We appreciate the comment by Unwin et al. (1) on our article (2). Despite the adaptations of the figures described in their letter, we feel that there is still room for improvement, which we wish to address herewith. Unfortunately, for most countries there are no representative studies allowing reliable estimates of national diabetes prevalence rates and trends. The efforts of the International Diabetes Federation (IDF) to close these gaps therefore deserve great merit. We also very much welcome the fact that the IDF regularly updates its figures. With interest we notice that the estimates published recently are much more similar to ours than those of the previous version that was available when we submitted our brief report. Excluding presumably undiagnosed diabetes, the number of individuals with diabetes is virtually identical. This is not surprising because both the IDF and our upper estimate are based on the same data source (Swiss Health Survey 2007) (2).
Despite this congruence, also in the latest edition of the IDF Diabetes Atlas, the age-standardized diabetes prevalence in Switzerland for 2011 is still higher than in neighboring Germany (6.0 vs. 5.5%). In our brief report we pointed to the higher obesity prevalence and cardiovascular disease mortality in Germany, which in our view argues against a higher diabetes prevalence in Switzerland (2,3). We also have reservations about applying the same proportion of undiagnosed diabetes (36.6% in the total population) to most European countries (4). Bonaldi et al. (5) estimated the proportion of undiagnosed diabetes in France to ≤20% and cite 15% for the U.K. They report that “almost half of the adults had had glucose measured at least once every 2 years,” suggesting that almost all undiagnosed diabetes cases emerge from slightly more than 50% of the population. One can expect that individuals at higher risk for diabetes (e.g., elderly, obese, individuals with a family history) are more often screened than others. Therefore the diabetes prevalence of individuals not measured can be expected to be lower. Consequently, instead of considering our figures as “conservative,” one could also regard the IDF estimates for Switzerland to be still rather “liberal.” However, we wish to underline that the main aim of our report was not to give an estimate of the number of individuals with diabetes in Switzerland but to evaluate how three different data sources could be combined in order to reduce limitations and to enable subgroup analyses.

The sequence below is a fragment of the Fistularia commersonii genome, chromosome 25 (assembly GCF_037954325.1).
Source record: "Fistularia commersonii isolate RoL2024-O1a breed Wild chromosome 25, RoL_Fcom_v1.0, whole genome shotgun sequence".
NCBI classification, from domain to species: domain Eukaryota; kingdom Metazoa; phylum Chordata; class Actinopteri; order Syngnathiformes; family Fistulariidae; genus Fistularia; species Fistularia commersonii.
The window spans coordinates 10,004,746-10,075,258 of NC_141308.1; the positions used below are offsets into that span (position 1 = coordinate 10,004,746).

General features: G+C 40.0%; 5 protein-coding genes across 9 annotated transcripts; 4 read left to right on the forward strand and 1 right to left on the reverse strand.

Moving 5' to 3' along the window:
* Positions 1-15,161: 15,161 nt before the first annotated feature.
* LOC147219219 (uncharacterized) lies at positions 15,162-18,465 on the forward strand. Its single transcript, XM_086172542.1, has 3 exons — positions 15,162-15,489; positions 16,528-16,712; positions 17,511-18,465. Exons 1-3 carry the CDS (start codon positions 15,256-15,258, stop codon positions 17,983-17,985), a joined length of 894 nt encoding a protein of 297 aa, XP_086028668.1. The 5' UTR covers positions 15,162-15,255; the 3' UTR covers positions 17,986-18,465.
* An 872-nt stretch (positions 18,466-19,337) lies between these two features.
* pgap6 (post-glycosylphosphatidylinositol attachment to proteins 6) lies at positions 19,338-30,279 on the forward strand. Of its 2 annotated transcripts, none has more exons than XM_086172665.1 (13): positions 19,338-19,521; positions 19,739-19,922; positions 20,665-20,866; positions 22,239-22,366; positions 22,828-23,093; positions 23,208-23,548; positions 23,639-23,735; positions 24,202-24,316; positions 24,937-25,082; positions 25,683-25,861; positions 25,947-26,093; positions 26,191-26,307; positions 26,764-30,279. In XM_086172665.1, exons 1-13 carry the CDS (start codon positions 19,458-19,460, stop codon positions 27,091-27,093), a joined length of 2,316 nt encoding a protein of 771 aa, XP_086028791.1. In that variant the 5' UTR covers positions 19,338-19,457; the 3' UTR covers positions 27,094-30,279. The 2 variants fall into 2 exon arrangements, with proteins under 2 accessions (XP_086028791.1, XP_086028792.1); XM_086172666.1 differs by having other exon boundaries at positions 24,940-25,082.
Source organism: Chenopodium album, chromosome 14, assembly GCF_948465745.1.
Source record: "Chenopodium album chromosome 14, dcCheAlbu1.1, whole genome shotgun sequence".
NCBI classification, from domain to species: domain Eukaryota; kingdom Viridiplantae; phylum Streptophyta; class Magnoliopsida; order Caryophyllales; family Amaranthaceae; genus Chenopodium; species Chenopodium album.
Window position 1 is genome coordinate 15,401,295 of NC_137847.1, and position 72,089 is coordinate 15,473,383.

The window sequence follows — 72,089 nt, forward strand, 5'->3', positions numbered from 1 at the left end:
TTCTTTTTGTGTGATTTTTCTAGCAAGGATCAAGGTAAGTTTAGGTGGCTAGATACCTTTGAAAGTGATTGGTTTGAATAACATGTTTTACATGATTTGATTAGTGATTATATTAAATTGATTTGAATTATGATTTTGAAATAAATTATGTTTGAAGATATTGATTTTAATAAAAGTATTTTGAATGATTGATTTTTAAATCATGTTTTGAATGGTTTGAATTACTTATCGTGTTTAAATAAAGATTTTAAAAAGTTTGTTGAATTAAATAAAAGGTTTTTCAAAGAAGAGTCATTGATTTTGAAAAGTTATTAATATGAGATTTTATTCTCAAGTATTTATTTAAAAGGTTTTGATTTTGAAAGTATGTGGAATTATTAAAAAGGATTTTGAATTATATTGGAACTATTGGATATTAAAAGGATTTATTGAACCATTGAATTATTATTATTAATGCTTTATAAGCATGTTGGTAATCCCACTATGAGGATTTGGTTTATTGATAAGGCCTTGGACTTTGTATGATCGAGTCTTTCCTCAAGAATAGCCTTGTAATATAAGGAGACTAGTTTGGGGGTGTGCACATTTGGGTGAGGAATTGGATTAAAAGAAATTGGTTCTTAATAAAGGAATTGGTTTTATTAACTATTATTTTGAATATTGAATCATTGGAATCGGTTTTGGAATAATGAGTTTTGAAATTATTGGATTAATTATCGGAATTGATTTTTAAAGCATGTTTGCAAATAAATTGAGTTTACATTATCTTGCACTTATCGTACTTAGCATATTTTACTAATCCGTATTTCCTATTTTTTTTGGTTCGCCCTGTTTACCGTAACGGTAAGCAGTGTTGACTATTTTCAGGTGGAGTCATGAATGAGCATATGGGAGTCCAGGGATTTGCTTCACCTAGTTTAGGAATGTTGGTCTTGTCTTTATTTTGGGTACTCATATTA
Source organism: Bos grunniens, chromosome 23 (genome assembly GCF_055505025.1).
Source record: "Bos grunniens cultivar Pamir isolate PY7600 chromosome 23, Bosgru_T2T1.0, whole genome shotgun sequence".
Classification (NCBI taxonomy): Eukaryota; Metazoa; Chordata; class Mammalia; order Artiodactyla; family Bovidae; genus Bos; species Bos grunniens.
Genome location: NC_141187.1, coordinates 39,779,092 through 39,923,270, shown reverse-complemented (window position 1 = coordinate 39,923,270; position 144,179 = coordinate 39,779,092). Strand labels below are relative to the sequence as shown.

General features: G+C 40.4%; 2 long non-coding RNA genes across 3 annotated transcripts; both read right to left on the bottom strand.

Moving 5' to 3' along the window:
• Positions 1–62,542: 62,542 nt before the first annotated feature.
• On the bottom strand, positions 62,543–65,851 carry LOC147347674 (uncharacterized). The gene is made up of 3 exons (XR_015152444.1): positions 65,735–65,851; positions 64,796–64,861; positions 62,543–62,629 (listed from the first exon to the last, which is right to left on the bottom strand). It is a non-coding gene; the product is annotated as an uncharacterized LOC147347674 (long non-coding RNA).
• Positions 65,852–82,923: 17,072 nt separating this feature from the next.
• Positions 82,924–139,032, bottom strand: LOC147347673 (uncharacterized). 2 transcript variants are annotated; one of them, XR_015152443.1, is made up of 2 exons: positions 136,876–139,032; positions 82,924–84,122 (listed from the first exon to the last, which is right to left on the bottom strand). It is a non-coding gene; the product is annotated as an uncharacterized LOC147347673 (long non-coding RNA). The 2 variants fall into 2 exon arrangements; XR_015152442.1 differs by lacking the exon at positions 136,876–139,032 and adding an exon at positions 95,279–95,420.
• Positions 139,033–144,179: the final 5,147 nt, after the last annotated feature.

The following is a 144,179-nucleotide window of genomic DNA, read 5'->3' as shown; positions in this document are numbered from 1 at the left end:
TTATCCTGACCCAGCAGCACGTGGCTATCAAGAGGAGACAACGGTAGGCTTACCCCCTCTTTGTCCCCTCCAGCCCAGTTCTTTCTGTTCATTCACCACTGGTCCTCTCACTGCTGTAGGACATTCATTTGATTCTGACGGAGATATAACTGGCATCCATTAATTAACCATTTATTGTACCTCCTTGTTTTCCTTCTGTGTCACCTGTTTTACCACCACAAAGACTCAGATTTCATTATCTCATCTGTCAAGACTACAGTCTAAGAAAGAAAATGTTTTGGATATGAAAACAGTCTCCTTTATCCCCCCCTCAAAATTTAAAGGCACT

Another constraint concerns IDF expectations for 2030, which assume virtually identical trends (i.e., small decreases) in diabetes prevalence in European countries. This is at odds with the different stages in the obesity epidemic in which these countries probably stand (3). At present, Switzerland is one of the European countries with the lowest prevalence, and there is some evidence that peak prevalence has already been reached (3,6). If indeed a trend reversal has occurred in Switzerland, the differences in diabetes prevalence to countries such as Germany or the U.K. are likely to become larger over time (6).
No potential conflicts of interest relevant to this article were reported.